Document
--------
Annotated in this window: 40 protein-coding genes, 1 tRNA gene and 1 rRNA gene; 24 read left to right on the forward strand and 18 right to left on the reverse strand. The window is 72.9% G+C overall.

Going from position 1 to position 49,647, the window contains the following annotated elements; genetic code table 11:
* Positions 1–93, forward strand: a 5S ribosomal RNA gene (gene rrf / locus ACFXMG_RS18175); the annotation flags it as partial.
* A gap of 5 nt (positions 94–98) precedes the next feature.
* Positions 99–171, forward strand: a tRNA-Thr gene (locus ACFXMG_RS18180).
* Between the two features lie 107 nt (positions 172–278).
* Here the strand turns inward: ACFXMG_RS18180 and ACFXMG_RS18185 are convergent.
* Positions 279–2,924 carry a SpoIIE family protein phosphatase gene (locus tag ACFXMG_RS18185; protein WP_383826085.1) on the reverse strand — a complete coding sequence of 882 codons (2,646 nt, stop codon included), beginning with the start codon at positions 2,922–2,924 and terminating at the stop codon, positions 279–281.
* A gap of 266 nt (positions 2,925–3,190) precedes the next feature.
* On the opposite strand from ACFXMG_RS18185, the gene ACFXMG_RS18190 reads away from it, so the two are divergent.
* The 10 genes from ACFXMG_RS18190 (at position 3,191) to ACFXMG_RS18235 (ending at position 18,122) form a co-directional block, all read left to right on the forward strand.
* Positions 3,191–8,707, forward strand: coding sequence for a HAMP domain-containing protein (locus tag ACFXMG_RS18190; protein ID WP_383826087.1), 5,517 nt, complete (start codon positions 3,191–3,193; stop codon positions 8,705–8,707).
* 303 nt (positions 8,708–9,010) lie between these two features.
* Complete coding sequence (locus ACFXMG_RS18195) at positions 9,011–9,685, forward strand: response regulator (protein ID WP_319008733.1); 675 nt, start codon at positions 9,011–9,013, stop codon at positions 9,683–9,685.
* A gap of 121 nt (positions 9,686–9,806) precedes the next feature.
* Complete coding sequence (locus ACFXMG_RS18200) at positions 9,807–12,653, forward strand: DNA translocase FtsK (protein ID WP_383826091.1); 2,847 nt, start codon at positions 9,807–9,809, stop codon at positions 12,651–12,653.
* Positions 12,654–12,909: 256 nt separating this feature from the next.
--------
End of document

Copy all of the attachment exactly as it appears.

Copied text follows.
Annotated in this window: 40 protein-coding genes, 1 tRNA gene and 1 rRNA gene; 24 read left to right on the forward strand and 18 right to left on the reverse strand. The window is 72.9% G+C overall.

Going from position 1 to position 49,647, the window contains the following annotated elements; genetic code table 11:
* Positions 1–93, forward strand: a 5S ribosomal RNA gene (gene rrf / locus ACFXMG_RS18175); the annotation flags it as partial.
* A gap of 5 nt (positions 94–98) precedes the next feature.
* Positions 99–171, forward strand: a tRNA-Thr gene (locus ACFXMG_RS18180).
* Between the two features lie 107 nt (positions 172–278).
* Here the strand turns inward: ACFXMG_RS18180 and ACFXMG_RS18185 are convergent.
* Positions 279–2,924 carry a SpoIIE family protein phosphatase gene (locus tag ACFXMG_RS18185; protein WP_383826085.1) on the reverse strand — a complete coding sequence of 882 codons (2,646 nt, stop codon included), beginning with the start codon at positions 2,922–2,924 and terminating at the stop codon, positions 279–281.
* A gap of 266 nt (positions 2,925–3,190) precedes the next feature.
* On the opposite strand from ACFXMG_RS18185, the gene ACFXMG_RS18190 reads away from it, so the two are divergent.
* The 10 genes from ACFXMG_RS18190 (at position 3,191) to ACFXMG_RS18235 (ending at position 18,122) form a co-directional block, all read left to right on the forward strand.
* Positions 3,191–8,707, forward strand: coding sequence for a HAMP domain-containing protein (locus tag ACFXMG_RS18190; protein ID WP_383826087.1), 5,517 nt, complete (start codon positions 3,191–3,193; stop codon positions 8,705–8,707).
* 303 nt (positions 8,708–9,010) lie between these two features.
* Complete coding sequence (locus ACFXMG_RS18195) at positions 9,011–9,685, forward strand: response regulator (protein ID WP_319008733.1); 675 nt, start codon at positions 9,011–9,013, stop codon at positions 9,683–9,685.
* A gap of 121 nt (positions 9,686–9,806) precedes the next feature.
* Complete coding sequence (locus ACFXMG_RS18200) at positions 9,807–12,653, forward strand: DNA translocase FtsK (protein ID WP_383826091.1); 2,847 nt, start codon at positions 9,807–9,809, stop codon at positions 12,651–12,653.
* Positions 12,654–12,909: 256 nt separating this feature from the next.